The Conservatives' Christmas gift to Canadians is coming Friday: 30 new MPs and a $19.3 million annual price tag.
It is the biggest change to the composition of the House of Commons in 26 years, and it's being rushed through Parliament at unprecedented speed, resulting in no provincial input and no consideration of amendments, just the way the Conservative Government intended.
Tuesday, the Tories used their majority to send bill C-20 to the Senate for further study. That evening, the Tories fast-tracked the bill and with their majority voted, at 10:30 p.m., to send it to committee so it could be approved before the holiday break.
The Bill, the Fair Representation Act, is an amendment to the Constitution Act of 1867, the Electoral Boundaries Readjustment Act and the Canada Elections Act. It sets forward a new formula that would give faster growing provinces more seats in Ottawa while taking none away from provinces with declining populations, therefore adding 30 members of Parliament to a chamber already filled with 308 MPs.
Under Democratic Reform Minister Tim Uppal's plan, Ontario would get to 15 more seats, British Columbia and Alberta would receive an additional six seats each and Quebec would get three seats to ensure its weight in the Commons doesn't diminish too much.
As HuffPost first reported, the plan was extremely controversial within the Tory caucus. Senior cabinet ministers opposed the idea of giving Quebec more seats, but Prime Minister Stephen Harper held firm. An emergency caucus meeting the day before the bill was announced allowed the airing of many MPs' grievances while Harper argued his formula was the best option to ensure national cohesion.
Some Tories, however, were more concerned their constituents would be up in arms at the never-ending amount of MPs the government seemed to be sanctioning.
The Liberals suggested keeping the number of seats at 308 by moving ridings around to make sure faster growing provinces received more representation while subtracting members from provinces with declining populations, such as Quebec, Nova Scotia and Manitoba.
A handful of Conservatives privately told the Liberals they supported their plan. Some NDP MPs, whose party supported giving even more MPs to Quebec, backed the Liberal option as well.
"At a time when the government is asking so much sacrifices from Canadians, they are increasing the number of politicians and there is no appetite for that," Stéphane Dion, the Liberal's critic for democratic reform, told The Huffington Post Tuesday.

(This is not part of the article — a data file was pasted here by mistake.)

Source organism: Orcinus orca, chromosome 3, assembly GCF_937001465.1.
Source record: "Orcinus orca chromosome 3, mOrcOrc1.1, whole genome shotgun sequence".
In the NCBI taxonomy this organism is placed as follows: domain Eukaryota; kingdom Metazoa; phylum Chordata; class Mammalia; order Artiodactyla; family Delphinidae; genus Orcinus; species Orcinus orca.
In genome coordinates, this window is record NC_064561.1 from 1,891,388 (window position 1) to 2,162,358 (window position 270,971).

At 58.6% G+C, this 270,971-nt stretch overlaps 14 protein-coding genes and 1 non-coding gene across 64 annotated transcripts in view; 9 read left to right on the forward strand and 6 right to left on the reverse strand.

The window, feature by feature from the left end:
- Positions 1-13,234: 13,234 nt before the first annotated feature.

The Liberals, in fact, were not allowed to table their amendment during the committee hearing because the Conservative chair ruled it out-of-order. Tory MP Joe Preston said only amendments that increased the number of seats could be discussed.
"The Conservatives didn't want to discuss it, because they didn't have the courage to do the right thing," Dion said.
"How many experts came and told them, stop doing that! We are the only democracy that is doing that. We can certainly redistribute the seats to follow the demography but to always increase the House and to have the biggest increase since Confederation in absolute terms -- 30 new MPs it is considerable -- it is a mistake," Dion added.
"The government didn't have the courage to admit that the opposition had a better idea than them."
The timetable for debate was so rushed that no provinces submitted any briefs during Commons' hearings. Nova Scotia asked if it had time to submit something, but was told the one-week timetable had lapsed and that they could try to get their views heard in the Senate.
Quebec, which doesn't support the plan, never presented or had its views heard.
"We have clearly stated in the past that any formula that will determine the distribution of seats must guarantee that Quebec's relative weight of representation in the House of Commons will not be lowered. Any proposition against this principle is not acceptable for Quebec. We are disappointed by the federal government's decision," Gabrielle Tellier, spokeswoman for Quebec's Intergovernmental Affairs minister Yvon Vallières wrote in an email.
The provinces weren't all against the plan. Ontario Premier Dalton McGuinty said he was pleased with the Conservatives' proposal and had being lobbying for extra seats for some time.
The House of Provinces, a name commonly given to the Senate, won't be able to represent their views, however. Despite the Liberals' desire for a fulsome study, the Tories are pushing their legislation forward in two days. Democratic Reform Minister Tim Uppal will defend his bill before senators Wednesday evening and clause-by-clause approval of the bill has been scheduled for Thursday.
What's the rush?
The Tories say the boundary redistribution process is scheduled to start on February 8, and pointing to testimony from Chief Electoral Officer Marc Maynard, among others, they argue that if the changes were made at a later stage the boundary commissions would have to restart their work, generating "additional costs."
What's clear is that the Senate hearings are likely to end just like the House of Commons committee:
The Chair: We don't need to order a reprint of the bill because we haven't amended it. That is our work on Bill C-20.
Some hon. members: Hear, hear!
The Chair: Is there anything else for the good of this committee today? Then the meeting is adjourned.
CORRECTION: An earlier version of this story pegged the cost of the Tory seat redistribution bill at $14.8 million. The cost of adding 30 new seats to the House of Commons will actually be $19.3 million annually, a Privy Council Office official told senators on the Legal and Constitutional Affairs committee Wednesday evening. The official clarified that the $14.8 million figure cited by Democratic Reform Minister Tim Uppal was actually the cost of adding an extra 23 new MPs. The bill will be adding 30 MPs.